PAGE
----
4 Steps to a Happy Poker Partnership

Paul and I both love poker. We feel very lucky to be with someone who not only shares our values and goals, but also our love of poker. Poker rooms are replete with men calling their wives saying they are “at the mall” and others sheepishly reporting that they promised to be home several hours ago, while clearly having no intention of leaving any time soon. Even among couples who both play poker, one is often clearly miserable, while the other can’t get enough. Paul and I came into this relationship both loving poker. There were definitely some bumps in the road early on reconciling our love for the game with our love for each other. However, over the years, Paul and I have found that there are four steps to a happy poker partnership.

1) Do You Both Want to Play Poker?

In order to create a happy poker partnership, first ensure that both you and your significant other truly want to play poker. If one of you is jonesing for the felt every Saturday while the other would rather be tending the garden, and you both separately pursue those passions, that’s one thing.  If the gardener, however, is playing poker just to get time with his partner, that’s a relationship headed for trouble. No one should ever play poker just because their partner is a fan. That’s an expensive, and ultimately, self-defeating proposition.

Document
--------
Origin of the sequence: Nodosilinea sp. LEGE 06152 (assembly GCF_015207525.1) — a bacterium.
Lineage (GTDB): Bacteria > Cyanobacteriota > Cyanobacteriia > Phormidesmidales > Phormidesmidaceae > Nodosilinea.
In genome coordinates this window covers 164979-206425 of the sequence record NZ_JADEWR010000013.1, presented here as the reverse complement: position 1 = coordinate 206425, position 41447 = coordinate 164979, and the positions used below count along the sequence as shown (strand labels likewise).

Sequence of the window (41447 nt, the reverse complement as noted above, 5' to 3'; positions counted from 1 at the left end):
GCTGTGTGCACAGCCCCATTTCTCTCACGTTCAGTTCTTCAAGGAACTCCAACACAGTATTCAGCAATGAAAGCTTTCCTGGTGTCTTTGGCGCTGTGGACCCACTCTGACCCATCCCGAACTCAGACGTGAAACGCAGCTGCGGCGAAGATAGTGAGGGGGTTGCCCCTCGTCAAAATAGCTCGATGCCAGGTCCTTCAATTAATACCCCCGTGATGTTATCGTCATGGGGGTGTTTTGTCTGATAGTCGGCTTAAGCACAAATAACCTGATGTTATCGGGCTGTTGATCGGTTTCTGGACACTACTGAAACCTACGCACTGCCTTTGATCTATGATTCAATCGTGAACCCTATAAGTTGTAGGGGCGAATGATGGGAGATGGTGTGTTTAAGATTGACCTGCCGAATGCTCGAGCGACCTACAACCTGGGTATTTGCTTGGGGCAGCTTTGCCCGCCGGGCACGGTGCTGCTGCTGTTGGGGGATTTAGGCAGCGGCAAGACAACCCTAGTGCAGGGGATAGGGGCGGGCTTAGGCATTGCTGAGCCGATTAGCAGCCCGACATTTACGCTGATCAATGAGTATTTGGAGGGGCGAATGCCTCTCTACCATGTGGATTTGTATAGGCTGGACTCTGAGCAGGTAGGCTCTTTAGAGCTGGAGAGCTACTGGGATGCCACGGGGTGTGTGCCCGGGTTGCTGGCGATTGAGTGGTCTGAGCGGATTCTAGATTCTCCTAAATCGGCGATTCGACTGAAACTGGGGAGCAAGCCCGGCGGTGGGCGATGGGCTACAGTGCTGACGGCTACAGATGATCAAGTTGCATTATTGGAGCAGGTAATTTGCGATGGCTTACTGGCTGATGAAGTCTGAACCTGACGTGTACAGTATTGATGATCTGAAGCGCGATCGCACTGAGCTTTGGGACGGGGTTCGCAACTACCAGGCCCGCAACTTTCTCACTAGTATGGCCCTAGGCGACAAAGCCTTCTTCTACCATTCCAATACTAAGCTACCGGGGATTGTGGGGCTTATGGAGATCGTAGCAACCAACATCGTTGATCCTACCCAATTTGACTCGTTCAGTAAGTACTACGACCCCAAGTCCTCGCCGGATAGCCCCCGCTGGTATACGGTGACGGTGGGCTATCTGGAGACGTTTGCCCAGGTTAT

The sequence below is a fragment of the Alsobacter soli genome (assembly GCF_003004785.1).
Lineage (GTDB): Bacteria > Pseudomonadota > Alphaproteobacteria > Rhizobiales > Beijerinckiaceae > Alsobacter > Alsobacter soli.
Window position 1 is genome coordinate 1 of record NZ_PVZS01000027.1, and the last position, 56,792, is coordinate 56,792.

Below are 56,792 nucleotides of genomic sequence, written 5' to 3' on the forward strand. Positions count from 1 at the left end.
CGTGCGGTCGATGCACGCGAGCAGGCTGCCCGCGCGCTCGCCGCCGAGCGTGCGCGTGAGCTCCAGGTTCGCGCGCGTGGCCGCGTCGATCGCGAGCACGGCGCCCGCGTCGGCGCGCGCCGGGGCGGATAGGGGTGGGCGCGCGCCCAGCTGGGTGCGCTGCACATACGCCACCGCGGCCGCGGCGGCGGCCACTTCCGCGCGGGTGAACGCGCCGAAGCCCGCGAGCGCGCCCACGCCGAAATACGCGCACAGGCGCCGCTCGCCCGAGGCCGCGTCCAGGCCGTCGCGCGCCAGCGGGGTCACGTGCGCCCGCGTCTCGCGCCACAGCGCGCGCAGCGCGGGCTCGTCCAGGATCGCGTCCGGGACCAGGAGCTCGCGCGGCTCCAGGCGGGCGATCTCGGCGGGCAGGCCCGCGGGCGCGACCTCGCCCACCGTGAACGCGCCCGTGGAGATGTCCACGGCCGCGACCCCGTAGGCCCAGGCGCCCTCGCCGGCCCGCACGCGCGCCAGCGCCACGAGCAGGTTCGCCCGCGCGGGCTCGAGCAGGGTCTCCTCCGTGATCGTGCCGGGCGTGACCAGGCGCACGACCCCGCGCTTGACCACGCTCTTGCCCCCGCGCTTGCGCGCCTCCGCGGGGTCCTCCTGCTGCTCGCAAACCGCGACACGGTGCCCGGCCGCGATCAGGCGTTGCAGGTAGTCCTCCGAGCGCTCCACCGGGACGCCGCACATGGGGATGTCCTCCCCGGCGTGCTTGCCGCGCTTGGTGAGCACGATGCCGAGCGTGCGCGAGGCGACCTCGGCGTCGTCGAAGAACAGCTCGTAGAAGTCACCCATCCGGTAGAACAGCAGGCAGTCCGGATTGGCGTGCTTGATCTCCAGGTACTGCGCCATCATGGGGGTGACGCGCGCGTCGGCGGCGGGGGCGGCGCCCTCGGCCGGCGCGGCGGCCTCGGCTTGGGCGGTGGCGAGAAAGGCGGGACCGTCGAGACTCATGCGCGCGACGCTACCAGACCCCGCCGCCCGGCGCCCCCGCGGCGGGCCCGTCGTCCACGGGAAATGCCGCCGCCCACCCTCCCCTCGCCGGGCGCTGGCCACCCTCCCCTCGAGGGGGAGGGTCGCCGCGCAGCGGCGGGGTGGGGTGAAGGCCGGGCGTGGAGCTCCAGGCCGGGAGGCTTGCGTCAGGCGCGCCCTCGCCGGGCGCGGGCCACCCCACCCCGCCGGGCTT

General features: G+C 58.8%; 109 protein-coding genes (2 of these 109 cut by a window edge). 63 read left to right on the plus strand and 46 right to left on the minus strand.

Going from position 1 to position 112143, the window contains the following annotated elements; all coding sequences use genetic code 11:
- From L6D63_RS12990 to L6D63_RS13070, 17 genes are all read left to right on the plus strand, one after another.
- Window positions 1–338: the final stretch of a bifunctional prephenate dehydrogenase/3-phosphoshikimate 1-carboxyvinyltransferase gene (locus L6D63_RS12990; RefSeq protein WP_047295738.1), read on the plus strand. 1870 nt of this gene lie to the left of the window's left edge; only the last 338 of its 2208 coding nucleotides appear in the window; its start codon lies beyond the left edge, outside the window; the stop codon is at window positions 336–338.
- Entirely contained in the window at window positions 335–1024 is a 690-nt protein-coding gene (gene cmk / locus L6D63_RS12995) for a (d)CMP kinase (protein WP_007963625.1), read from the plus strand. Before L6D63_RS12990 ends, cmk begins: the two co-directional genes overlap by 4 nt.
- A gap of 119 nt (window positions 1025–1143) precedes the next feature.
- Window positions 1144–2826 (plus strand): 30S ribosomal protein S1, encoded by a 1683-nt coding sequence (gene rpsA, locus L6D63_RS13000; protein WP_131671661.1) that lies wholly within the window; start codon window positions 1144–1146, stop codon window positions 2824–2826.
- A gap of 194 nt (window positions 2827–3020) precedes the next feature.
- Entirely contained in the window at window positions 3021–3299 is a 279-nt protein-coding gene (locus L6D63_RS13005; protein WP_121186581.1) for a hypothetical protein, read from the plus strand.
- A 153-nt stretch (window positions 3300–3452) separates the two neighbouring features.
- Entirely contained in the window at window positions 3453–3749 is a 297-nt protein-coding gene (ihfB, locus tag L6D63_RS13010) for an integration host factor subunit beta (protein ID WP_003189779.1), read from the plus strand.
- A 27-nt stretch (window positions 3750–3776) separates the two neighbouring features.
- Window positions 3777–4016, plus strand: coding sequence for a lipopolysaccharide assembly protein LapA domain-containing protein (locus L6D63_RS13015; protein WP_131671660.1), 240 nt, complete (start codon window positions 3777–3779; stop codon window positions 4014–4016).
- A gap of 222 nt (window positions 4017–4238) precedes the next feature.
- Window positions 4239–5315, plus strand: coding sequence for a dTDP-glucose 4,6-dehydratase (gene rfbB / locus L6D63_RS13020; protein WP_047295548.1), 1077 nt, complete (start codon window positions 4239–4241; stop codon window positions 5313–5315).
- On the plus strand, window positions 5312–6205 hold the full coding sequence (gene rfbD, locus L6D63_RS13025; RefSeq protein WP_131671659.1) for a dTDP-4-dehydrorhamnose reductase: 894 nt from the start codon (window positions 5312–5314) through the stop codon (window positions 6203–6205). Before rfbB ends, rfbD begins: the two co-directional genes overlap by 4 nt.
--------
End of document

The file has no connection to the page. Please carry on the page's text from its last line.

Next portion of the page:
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How to Meditate

How to Meditate to Reduce Stress

In my ongoing campaign to reduce stress and anxiety, increase my levels of gratitude, and embrace optimism, I have taken up meditation. Actually, I should say that I have taken up meditation again. I have long been aware of the reported benefits of meditation. I first learned how to meditate in a college course on “Stress and Health”. At the time, my professor emphasized both the emotional and physical benefits of meditation. However, when I gave meditation a try as part of a homework assignment, I had a panic attack.

That experience stuck with me for a long time. I finally gave meditation another shot a couple of years ago, when life events sent my stress levels off the charts. I knew I needed to reduce my stress and anxiety or I was going to be heading to the doctor. This time around I had a much better experience, and have been meditating at least semi-consistently ever since.